5 September 2016. The Global Alliance for the Future of Food has released a report, titled ‘Seeds of Resilience: A Compendium of Perspectives on Agricultural Biodiversity from Around the World’. Led by the alliance’s Agroecological Transitions Working Group, the publication focuses on the role seeds and seed diversity can play in sustainable agriculture, food security, and nutrition.
Agricultural biodiversity experts Emile Frison, a member of the International Panel of Experts of Sustainable Food Systems (IPES-Food), and Toby Hodgkin from Bioversity International author the opportunities section of the report, which outlines the value of seed diversity, discusses challenges to preservation, and proposes action steps. The report also includes a series of commentaries from experts around the globe about community-based seed systems, the role of women and indigenous farmers, and farmer involvement in policymaking.
- The report points to a shift in consumer conscience about food and where it comes from—a change that presents opportunities for building alliances between foundations, donors, farmers, and policymakers. The report highlights communities and organizations working to maintain sustainable, resilient agricultural networks through preserving seed diversity and establishing new kinds of partnerships. These efforts could offer opportunities to improve resources and share knowledge through breaking down boundaries between formal and informal seed sectors, and between public and private institutions. “Robust seed systems,” the report emphasizes, “are central to sustainable food systems that are renewable, resilient, equitable, diverse, healthy, and interconnected.”
- The report reminds readers that 21 percent of global plants are at risk of extinction, according to the 2016 State of the World’s Plants report. The U.N. Food and Agriculture Organization (FAO) states that rice, wheat, and maize now make up 60 percent of the global plant-based food supply.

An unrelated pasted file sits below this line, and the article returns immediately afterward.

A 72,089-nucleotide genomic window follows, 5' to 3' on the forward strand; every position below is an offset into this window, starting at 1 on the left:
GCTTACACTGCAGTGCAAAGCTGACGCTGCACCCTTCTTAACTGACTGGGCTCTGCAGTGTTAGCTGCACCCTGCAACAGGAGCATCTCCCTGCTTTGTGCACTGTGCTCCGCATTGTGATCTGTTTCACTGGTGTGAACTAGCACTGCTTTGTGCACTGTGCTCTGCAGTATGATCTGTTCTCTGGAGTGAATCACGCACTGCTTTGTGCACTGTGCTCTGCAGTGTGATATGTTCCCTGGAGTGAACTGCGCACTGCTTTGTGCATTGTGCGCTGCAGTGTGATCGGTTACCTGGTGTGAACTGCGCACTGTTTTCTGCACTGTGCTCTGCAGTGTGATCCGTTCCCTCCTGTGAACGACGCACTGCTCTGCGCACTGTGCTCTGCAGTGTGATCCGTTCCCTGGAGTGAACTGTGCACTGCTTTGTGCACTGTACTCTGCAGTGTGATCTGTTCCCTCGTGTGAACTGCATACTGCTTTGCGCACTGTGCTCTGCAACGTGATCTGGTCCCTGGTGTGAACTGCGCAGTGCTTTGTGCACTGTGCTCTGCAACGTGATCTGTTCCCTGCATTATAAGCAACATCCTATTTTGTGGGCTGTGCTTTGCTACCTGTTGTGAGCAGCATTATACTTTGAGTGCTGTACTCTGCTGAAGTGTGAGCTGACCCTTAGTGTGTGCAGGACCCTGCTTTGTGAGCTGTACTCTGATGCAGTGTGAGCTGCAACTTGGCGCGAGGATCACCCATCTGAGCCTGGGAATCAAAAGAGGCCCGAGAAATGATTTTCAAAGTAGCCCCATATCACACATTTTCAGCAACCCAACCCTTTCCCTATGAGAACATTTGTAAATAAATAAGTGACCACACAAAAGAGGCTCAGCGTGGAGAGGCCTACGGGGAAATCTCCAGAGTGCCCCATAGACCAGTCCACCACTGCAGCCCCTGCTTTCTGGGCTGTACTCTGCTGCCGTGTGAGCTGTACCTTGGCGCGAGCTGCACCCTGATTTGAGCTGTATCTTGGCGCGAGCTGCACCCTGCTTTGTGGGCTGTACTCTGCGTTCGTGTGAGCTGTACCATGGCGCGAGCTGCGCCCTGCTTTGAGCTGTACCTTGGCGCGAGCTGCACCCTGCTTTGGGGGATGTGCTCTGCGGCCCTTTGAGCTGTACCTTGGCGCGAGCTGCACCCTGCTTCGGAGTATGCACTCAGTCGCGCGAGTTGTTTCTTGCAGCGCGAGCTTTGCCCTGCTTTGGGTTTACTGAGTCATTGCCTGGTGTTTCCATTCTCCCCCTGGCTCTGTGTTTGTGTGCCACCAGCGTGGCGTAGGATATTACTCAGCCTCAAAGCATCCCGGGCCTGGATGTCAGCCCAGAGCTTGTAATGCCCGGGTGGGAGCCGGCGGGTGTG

- The report also includes a series of commentaries from experts around the globe about community-based seed systems, the role of women and indigenous farmers, and farmer involvement in policymaking.
Download the full compendium: The Future of Food: Seeds of Resilience
COMESA Seed Regulations translated into local languages
5 September 2016. Nairobi. Second COMSHIP Implementation Progress Review meeting. Seven COMESA countries have translated the regional Seed Harmonization Implementation Plan (COMSHIP) regulations into local languages to enable a large number of farmers to access and understand the laws. This initiative has the potential to greatly increase food security in the region.
The languages are Kirundi (Burundi) Swahili (Kenya) Tumbuka and Chichewa (Malawi) Kinyarwanda (Rwanda) Luganda (Uganda) Tonga, Lozi, Bemba and Nyanja (Zambia) and Shona and Ndebele (Zimbabwe).
The Alliance for Commodity Trade in Eastern and Southern Africa (ACTESA) Chief Executive Officer Mr Argent Chuula described the development as positive and necessary for COMSHIP to achieve its objective of increasing seed production and availability in the region.
USAID has been working closely with COMESA and ACTESA to support efforts to increase seed production, reliability, trade and competitiveness of the seed industry across the region through the COMSHIP.
Source: PAEPARD FEED